Background and purpose: Extracorporeal membrane oxygenation (ECMO) continues to play an essential role in organ support in cardiogenic shock or acute respiratory distress syndrome and bridging to transplantation. The main purpose of the present survey was to define which clinical and organizational practices are adopted for the administration of physiotherapy in adult patients undergoing ECMO support worldwide. Methods: This international survey was conceived in November 2021. The survey launch was announced at the 10th EuroELSO (European ELSO chapter) Congress, London, May 2022. Results: The survey returned 32 questionnaires from 29 centers across 14 countries. 17 centers (53.1%) had more than 30 intensive care unit beds available and most (46.8%) were able to care for five to 10 patients on extracorporeal life support simultaneously. The predominant physiotherapist-to-patient ratio was 1:>5 (37.5%); physiotherapy was available 5/7 days and 7/7 days by 31.2% and 25% respectively. Respiratory physiotherapy was not defined by a specific protocol in most centers (46.8%) while 31.2% declared that the treatment commences less than 12 h after sedation is stopped/reduced. Mostly, early physiotherapy in non-cooperative ventilated patients was provided within the first 48 h (68.6%) and consisted of as passive range of motion, in-bed positioning, and splinting. Postural passages and sitting were provided to patients and walking was included in those advanced motor activities which are part of the treatment. Conclusion: Physiotherapy in patients on ECLS is feasible, however substantial variability exists between centers with a trend of delivering not protocolized and understaffed rehabilitation practices.
Article
Background and purpose:Extracorporeal membrane oxygenation (ECMO) continues to play an essential role in organsupport in cardiogenic shock or acute respiratory distress syndrome and bridging to transplantation. The main purpose ofthe present survey was to define which clinical and organizational practices are adopted for the administration ofphysiotherapy in adult patients undergoing ECMO support worldwide.Methods:This international survey was conceived in November 2021. The survey launch was announced at the 10thEuroELSO (European ELSO chapter) Congress, London, May 2022.Results:The survey returned 32 questionnaires from 29 centers across 14 countries. 17 centers (53.1%) had more than 30intensive care unit beds available and most (46.8%) were able to care forfive to 10 patients on extracorporeal life supportsimultaneously. The predominant physiotherapist-to-patient ratio was 1:>5 (37.5%); physiotherapy was available 5/7 daysand 7/7 days by 31.2% and 25% respectively. Respiratory physiotherapy was not defined by a specific protocol in mostcenters (46.8%) while 31.2% declared that the treatment commences less than 12 h after sedation is stopped/reduced.Mostly, early physiotherapy in non-cooperative ventilated patients was provided within thefirst 48 h (68.6%) and consistedof as passive range of motion, in-bed positioning, and splinting. Postural passages and sitting were provided to patients andwalking was included in those advanced motor activities which are part of the treatment.Conclusion:Physiotherapy in patients on ECLS is feasible, however substantial variability exists between centers with a trendof delivering not protocolized and understaffed rehabilitation practices.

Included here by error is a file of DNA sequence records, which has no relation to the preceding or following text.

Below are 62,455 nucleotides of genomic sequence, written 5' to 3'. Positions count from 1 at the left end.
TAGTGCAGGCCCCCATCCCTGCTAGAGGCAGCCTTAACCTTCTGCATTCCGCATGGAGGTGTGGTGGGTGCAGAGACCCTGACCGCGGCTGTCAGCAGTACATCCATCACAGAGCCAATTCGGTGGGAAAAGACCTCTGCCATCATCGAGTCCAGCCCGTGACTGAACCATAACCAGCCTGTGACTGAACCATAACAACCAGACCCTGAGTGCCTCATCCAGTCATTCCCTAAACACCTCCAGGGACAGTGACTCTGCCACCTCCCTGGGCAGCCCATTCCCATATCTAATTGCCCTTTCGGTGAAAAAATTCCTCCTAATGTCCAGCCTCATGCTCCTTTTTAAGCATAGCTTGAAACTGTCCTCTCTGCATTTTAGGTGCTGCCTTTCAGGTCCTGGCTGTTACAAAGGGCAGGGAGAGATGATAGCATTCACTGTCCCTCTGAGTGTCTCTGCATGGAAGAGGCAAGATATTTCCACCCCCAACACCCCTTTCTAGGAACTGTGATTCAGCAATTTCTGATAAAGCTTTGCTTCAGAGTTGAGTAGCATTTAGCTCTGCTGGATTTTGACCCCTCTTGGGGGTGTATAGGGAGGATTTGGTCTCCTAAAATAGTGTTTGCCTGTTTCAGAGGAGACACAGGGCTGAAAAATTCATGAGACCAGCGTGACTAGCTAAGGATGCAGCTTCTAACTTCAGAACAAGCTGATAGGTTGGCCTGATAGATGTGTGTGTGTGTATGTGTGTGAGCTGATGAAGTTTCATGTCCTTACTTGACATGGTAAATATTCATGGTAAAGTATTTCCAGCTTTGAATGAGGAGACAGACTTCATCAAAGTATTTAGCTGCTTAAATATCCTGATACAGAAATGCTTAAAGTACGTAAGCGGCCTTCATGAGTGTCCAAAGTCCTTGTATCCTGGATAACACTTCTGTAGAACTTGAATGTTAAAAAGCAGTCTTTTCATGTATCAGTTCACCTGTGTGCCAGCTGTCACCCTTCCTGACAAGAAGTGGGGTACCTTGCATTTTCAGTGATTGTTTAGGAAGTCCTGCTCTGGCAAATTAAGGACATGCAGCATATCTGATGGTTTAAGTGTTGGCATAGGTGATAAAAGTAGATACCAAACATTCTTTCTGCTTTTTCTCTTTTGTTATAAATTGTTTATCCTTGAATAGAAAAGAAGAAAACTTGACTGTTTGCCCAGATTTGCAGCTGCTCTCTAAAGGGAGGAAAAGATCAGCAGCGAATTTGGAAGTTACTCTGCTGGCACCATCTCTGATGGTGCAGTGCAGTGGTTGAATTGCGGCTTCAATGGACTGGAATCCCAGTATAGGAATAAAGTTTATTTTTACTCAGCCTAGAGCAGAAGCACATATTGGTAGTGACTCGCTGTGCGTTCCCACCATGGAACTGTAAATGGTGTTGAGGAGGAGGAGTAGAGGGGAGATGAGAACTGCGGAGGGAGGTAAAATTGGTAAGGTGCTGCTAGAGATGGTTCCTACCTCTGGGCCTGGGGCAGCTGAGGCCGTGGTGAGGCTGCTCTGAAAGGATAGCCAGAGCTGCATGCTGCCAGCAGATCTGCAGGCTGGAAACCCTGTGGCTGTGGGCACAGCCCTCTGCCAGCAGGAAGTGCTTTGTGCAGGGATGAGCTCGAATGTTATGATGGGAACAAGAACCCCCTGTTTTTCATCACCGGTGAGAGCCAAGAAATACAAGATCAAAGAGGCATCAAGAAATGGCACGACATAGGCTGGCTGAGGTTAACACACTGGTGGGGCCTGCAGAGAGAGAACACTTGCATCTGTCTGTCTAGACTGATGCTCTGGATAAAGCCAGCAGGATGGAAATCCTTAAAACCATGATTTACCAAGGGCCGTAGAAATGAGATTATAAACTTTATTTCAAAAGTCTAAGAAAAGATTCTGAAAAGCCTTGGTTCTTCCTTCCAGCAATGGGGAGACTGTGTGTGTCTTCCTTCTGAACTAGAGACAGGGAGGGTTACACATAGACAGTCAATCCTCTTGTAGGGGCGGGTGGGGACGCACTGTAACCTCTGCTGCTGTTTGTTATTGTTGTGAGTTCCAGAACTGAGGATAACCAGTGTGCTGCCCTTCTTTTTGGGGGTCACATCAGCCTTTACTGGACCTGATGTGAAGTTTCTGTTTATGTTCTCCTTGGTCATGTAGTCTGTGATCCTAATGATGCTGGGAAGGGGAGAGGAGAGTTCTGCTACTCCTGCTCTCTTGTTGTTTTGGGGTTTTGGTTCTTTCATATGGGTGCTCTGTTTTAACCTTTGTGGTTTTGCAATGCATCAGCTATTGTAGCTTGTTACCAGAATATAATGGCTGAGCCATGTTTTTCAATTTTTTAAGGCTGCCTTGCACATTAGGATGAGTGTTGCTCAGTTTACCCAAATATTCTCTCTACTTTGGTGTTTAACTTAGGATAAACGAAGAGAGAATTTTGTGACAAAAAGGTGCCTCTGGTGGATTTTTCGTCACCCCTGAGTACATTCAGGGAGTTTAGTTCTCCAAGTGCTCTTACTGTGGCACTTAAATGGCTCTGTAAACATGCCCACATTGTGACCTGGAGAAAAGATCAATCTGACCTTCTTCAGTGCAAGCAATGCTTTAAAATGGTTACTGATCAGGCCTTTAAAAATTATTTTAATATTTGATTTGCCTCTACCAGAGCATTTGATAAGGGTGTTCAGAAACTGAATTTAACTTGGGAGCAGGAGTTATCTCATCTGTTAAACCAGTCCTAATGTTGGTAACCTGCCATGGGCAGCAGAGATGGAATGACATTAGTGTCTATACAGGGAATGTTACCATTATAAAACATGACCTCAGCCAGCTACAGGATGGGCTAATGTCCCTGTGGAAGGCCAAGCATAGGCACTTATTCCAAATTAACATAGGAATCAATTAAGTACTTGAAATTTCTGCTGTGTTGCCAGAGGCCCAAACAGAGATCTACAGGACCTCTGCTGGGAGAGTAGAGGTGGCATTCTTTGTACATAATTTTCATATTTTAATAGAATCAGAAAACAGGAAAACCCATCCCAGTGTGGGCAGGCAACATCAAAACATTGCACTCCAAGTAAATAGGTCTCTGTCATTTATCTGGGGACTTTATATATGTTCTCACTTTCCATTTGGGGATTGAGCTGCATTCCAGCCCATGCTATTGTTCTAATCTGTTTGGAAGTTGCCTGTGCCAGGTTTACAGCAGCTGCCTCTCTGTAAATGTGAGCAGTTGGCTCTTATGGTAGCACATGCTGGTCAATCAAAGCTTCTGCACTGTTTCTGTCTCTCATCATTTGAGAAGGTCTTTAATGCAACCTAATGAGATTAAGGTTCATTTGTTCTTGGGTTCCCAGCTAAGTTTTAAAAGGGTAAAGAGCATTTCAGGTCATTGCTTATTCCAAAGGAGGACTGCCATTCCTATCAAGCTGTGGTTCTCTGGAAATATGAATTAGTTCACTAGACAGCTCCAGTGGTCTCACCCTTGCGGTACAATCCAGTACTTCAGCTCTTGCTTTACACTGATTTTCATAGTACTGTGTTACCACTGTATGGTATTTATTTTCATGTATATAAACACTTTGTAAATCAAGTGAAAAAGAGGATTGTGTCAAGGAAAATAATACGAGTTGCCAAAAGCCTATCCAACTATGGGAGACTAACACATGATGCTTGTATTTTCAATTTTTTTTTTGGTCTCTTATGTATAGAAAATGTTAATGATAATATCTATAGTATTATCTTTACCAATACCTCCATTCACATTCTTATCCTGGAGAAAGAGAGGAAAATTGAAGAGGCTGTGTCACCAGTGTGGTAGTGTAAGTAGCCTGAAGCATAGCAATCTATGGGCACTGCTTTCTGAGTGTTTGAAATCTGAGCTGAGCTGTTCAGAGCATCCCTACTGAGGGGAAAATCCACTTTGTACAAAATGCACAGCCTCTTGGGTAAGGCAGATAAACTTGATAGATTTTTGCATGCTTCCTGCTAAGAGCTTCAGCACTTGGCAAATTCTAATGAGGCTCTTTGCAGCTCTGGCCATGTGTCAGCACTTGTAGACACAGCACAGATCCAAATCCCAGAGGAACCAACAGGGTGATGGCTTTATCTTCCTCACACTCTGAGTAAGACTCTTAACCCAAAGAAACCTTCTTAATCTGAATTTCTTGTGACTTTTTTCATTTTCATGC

Article
Full-text available
Background: In Spain, listing for high-urgent heart transplantation is allowed for critically ill candidates not weanable from temporary mechanical circulatory support (T-MCS). We sought to analyse the clinical outcomes of this strategy. Methods and results: We conducted a case-by-case, retrospective review of clinical records of 291 adult patients listed for high-urgent heart transplantation under temporary devices from 2010 to 2015 in 16 Spanish institutions. Survival after listing and adverse clinical events were studied. At the time of listing, 169 (58%) patients were supported on veno-arterial extracorporeal membrane oxygenation (VA-ECMO), 70 (24%) on temporary left ventricular assist devices (T-LVAD) and 52 (18%) on temporary biventricular assist devices (T-BiVAD). Seven patients transitioned from VA-ECMO to temporary ventricular assist devices while on the waiting list. Mean time on T-MCS was 13.1 ± 12.6 days. Mean time from listing to transplantation was 7.6 ± 8.5 days. Overall, 230 (79%) patients were transplanted and 54 (18.6%) died during MCS. In-hospital postoperative mortality after transplantation was 33.3%, 11.9% and 26.2% for patients bridged on VA-ECMO, T-LVAD and T-BiVAD, respectively (P = 0.008). Overall survival from listing to hospital discharge was 54.4%, 78.6% and 55.8%, respectively (P = 0.002). T-LVAD support was independently associated with a lower risk of death over the first year after listing (hazard ratio 0.52, 95% confidence interval 0.30-0.92). Patients treated with VA-ECMO showed the highest incidence rate of adverse clinical events associated with T-MCS. Conclusion: Temporary devices may be used to bridge critically ill candidates directly to heart transplantation in a setting of short waiting list times, as is the case of Spain. In our series, bridging with T-LVAD was associated with more favourable outcomes than bridging with T-BiVAD or VA-ECMO.